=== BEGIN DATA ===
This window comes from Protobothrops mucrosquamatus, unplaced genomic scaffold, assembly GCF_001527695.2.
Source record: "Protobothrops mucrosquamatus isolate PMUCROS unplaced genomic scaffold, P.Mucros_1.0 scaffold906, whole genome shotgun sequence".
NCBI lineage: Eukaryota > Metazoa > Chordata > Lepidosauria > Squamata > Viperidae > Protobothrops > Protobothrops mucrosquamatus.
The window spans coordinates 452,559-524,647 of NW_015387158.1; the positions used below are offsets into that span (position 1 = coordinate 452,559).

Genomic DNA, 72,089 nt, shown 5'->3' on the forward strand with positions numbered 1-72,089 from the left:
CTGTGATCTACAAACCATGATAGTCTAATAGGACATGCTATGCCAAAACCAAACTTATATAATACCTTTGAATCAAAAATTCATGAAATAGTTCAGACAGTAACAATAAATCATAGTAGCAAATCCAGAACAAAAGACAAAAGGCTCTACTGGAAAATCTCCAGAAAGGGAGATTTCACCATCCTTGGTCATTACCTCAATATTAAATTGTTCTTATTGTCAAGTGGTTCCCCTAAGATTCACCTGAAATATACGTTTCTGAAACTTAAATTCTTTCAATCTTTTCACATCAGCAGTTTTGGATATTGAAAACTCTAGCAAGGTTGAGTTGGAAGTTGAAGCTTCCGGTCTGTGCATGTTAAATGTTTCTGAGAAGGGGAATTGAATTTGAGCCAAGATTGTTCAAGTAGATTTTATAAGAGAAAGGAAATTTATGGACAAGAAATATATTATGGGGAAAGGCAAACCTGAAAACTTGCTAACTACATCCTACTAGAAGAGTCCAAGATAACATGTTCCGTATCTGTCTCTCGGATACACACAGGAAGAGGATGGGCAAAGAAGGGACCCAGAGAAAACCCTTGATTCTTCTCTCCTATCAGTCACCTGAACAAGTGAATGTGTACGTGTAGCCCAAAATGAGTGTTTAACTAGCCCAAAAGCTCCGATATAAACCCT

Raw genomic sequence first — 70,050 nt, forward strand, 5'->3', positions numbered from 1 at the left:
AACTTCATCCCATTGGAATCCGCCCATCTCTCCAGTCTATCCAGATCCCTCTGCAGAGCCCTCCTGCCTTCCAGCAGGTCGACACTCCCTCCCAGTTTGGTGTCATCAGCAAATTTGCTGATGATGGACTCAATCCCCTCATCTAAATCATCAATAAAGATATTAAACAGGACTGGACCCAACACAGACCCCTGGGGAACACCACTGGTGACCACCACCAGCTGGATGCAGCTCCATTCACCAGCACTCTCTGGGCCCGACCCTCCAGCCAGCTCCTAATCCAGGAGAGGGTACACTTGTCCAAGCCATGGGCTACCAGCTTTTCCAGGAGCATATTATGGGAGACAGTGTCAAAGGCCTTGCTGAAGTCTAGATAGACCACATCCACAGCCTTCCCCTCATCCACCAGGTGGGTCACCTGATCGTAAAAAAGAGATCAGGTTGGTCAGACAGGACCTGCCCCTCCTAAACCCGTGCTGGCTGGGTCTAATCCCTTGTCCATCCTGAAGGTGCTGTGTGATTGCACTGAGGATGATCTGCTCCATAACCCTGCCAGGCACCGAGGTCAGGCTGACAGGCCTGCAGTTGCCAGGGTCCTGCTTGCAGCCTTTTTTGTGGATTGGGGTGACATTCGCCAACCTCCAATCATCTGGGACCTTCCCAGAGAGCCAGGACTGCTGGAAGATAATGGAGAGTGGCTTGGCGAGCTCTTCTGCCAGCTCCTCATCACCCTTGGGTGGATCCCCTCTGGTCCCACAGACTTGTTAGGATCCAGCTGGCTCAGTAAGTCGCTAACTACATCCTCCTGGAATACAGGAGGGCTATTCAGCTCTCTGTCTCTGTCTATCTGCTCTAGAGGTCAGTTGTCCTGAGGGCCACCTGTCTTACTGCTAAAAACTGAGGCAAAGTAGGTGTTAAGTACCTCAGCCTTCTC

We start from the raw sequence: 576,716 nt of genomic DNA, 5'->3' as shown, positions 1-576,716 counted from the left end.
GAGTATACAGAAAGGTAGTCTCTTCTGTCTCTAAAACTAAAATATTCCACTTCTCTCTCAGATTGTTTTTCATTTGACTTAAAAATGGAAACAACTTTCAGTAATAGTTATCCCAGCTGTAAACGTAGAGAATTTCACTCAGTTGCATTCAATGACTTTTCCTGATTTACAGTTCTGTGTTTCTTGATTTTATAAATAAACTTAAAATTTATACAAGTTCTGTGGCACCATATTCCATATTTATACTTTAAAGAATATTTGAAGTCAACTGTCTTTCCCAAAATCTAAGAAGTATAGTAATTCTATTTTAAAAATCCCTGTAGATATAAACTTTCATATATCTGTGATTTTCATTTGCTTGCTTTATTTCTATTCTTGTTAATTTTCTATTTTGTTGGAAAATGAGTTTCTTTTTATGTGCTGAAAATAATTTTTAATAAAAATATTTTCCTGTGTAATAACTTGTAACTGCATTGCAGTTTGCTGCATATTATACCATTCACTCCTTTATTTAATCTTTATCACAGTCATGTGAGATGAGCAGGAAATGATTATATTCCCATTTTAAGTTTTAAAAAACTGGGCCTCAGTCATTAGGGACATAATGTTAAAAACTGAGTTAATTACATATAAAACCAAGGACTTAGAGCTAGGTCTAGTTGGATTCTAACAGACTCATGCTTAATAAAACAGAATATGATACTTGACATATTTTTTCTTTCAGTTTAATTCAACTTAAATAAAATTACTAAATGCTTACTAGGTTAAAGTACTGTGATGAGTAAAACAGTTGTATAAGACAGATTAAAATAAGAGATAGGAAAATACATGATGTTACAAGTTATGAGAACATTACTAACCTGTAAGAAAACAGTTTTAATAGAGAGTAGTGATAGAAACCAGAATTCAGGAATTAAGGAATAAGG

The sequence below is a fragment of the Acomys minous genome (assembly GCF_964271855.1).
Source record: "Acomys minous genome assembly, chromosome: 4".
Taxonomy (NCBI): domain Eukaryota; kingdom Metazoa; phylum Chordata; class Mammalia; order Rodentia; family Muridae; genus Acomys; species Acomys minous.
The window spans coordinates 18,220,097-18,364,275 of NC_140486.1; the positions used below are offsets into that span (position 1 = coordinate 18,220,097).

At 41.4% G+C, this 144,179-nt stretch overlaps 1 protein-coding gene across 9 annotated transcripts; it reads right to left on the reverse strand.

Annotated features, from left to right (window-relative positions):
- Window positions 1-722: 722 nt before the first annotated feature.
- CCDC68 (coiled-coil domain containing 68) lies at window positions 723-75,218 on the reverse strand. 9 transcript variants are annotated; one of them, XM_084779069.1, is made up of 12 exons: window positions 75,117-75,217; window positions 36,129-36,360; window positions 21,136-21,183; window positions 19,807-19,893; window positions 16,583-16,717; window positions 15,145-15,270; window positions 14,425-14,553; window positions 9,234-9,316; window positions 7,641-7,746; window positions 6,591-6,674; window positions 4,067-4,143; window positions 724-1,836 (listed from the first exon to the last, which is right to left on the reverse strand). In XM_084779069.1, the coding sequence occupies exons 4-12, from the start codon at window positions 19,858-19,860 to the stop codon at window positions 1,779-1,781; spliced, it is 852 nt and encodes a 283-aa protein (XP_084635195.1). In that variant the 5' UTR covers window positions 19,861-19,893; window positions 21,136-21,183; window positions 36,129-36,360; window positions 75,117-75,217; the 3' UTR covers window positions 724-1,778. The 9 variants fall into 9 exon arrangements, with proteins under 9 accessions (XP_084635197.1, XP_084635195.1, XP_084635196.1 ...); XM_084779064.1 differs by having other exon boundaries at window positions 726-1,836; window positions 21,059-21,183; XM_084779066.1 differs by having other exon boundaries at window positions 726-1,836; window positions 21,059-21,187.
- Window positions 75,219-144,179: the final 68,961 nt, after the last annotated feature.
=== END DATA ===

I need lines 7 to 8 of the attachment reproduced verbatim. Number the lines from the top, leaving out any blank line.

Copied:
Raw genomic sequence first — 70,050 nt, forward strand, 5'->3', positions numbered from 1 at the left:
AACTTCATCCCATTGGAATCCGCCCATCTCTCCAGTCTATCCAGATCCCTCTGCAGAGCCCTCCTGCCTTCCAGCAGGTCGACACTCCCTCCCAGTTTGGTGTCATCAGCAAATTTGCTGATGATGGACTCAATCCCCTCATCTAAATCATCAATAAAGATATTAAACAGGACTGGACCCAACACAGACCCCTGGGGAACACCACTGGTGACCACCACCAGCTGGATGCAGCTCCATTCACCAGCACTCTCTGGGCCCGACCCTCCAGCCAGCTCCTAATCCAGGAGAGGGTACACTTGTCCAAGCCATGGGCTACCAGCTTTTCCAGGAGCATATTATGGGAGACAGTGTCAAAGGCCTTGCTGAAGTCTAGATAGACCACATCCACAGCCTTCCCCTCATCCACCAGGTGGGTCACCTGATCGTAAAAAAGAGATCAGGTTGGTCAGACAGGACCTGCCCCTCCTAAACCCGTGCTGGCTGGGTCTAATCCCTTGTCCATCCTGAAGGTGCTGTGTGATTGCACTGAGGATGATCTGCTCCATAACCCTGCCAGGCACCGAGGTCAGGCTGACAGGCCTGCAGTTGCCAGGGTCCTGCTTGCAGCCTTTTTTGTGGATTGGGGTGACATTCGCCAACCTCCAATCATCTGGGACCTTCCCAGAGAGCCAGGACTGCTGGAAGATAATGGAGAGTGGCTTGGCGAGCTCTTCTGCCAGCTCCTCATCACCCTTGGGTGGATCCCCTCTGGTCCCACAGACTTGTTAGGATCCAGCTGGCTCAGTAAGTCGCTAACTACATCCTCCTGGAATACAGGAGGGCTATTCAGCTCTCTGTCTCTGTCTATCTGCTCTAGAGGTCAGTTGTCCTGAGGGCCACCTGTCTTACTGCTAAAAACTGAGGCAAAGTAGGTGTTAAGTACCTCAGCCTTCTC